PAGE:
OICP ABR, ePRO,Ecobroker

Yes, you can present the numbers, educating  the client. This is the difference between being a real estate consultant vs. a real estate sales person

It may be the client likely  ask you to interpret the data.  How you deal with that, IMHO,  is   to continue to encourage the client to make an informed decision. Get them to do research. 

My observation, not judgment, is that realtors often like to give opinions :) 

 

Oct 17, 2015 04:41 AM #73
Rainmaker
547,019
Jon Quist
REALTY EXECUTIVES TUCSON ELITE - Tucson, AZ
Tucson's BUYERS ONLY Realtor since 1996

Taboo subject. I let my buyers tell me what they want, and I go find it. The primary color here is not black, not white, but green. That's what dictates areas of interest here.

BTW, if ANYONE diverges into areas of race, religion, etc., they get kicked to the curb. That is very offensive to me, and against the law.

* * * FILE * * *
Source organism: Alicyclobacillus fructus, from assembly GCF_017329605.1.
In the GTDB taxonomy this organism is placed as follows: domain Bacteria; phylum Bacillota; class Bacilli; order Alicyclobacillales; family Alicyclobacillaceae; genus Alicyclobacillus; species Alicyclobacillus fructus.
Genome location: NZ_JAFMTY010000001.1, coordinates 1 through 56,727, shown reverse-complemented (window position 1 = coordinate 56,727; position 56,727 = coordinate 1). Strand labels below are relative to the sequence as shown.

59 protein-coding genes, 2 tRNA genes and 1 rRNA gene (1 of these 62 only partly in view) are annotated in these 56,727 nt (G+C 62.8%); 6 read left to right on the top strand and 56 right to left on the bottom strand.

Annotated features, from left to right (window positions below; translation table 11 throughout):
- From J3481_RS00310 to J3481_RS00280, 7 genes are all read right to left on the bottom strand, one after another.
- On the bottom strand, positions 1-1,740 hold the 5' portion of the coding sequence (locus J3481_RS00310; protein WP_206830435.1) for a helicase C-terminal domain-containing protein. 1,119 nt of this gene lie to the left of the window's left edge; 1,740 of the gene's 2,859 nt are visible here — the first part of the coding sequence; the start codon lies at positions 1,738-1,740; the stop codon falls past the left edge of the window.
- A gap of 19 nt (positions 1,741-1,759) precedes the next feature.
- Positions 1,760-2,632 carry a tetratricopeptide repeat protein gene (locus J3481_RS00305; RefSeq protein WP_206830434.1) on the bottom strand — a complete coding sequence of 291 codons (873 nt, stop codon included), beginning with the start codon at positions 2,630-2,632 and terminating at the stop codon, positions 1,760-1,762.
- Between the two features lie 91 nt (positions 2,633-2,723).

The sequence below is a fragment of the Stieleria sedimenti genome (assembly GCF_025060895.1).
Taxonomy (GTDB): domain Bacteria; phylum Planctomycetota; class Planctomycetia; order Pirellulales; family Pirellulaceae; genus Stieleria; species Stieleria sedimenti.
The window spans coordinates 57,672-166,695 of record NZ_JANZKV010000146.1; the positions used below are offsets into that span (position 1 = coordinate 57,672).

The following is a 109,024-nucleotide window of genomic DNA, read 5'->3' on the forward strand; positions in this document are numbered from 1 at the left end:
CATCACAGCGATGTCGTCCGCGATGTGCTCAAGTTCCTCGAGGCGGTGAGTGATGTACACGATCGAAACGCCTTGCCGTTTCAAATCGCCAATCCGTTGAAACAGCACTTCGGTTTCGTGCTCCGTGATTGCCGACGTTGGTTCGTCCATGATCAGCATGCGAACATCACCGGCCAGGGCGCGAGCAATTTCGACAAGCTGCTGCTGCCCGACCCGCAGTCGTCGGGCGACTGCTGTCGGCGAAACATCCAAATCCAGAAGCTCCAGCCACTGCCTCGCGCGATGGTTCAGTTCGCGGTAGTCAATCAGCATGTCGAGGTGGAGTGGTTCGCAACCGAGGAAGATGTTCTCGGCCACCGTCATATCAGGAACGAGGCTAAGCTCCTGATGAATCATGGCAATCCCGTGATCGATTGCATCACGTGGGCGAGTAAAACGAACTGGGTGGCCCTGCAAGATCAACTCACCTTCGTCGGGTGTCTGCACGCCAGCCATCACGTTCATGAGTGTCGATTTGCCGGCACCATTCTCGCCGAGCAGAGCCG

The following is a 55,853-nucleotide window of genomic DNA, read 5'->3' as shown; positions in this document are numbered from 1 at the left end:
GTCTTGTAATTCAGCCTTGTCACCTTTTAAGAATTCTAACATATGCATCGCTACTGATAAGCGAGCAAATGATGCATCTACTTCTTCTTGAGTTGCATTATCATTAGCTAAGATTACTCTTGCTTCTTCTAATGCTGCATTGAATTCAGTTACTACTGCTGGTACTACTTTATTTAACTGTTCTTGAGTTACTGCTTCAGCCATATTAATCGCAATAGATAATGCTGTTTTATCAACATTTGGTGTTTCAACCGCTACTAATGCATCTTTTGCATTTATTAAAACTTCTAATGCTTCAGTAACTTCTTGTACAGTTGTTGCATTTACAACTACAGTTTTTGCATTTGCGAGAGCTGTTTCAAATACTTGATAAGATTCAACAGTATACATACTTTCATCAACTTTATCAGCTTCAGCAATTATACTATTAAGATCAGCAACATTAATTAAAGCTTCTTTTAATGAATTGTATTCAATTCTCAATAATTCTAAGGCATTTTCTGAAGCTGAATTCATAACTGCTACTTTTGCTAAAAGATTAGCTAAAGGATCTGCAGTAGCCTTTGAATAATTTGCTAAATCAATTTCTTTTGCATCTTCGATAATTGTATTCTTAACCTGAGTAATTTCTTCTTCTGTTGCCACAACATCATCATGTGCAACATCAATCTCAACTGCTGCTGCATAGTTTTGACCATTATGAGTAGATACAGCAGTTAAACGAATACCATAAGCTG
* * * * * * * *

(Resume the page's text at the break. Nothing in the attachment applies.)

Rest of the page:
Oct 17, 2015 04:44 AM #74
Rainmaker
456,217
Tom Bailey
Margaret Rudd & Associates Inc. - Oak Island, NC

Interesting topic, thanks for writing it. Just about everything in life has unintended consequences.

Oct 17, 2015 04:55 AM #75
Rainer
19,526
Rose O'Reilly Sievers,CRS,SRES
Carlsbad, CA

Tammy, only you could address this topic without getting in trouble.  Several years ago, I had a walkin Buyer who indicated he was interested in looking at homes.  I pulled up a list of homes based on his requirments.  This gentleman was black and asked to view several homes.  As we drove to the homes, he asked if he could tape our conversation, I said sure.  He asked me if there was black people in this neighborhood, and I stated, there is a blend of families who live here. He seemed satisfied with my answer.  I told him about the Schools, and Club facilities,  We went back to my office, and he ssaid he be in touch.

 

Needless, to say he didn't buy a  home.  I have worked with all nationalities and haven't had a problem in finding them a home based on their affordability per the bank qualifications.

 

Oct 17, 2015 05:15 AM #76
Rainmaker
478,801
Diana Dahlberg
1 Month Realty - Pleasant Prairie, WI
Real Estate in Kenosha, WI since 1994 262-308-3563

Thank you for stepping out and bringing this to our attention.  Does not surprise me.

Oct 17, 2015 05:38 AM #77
Rainmaker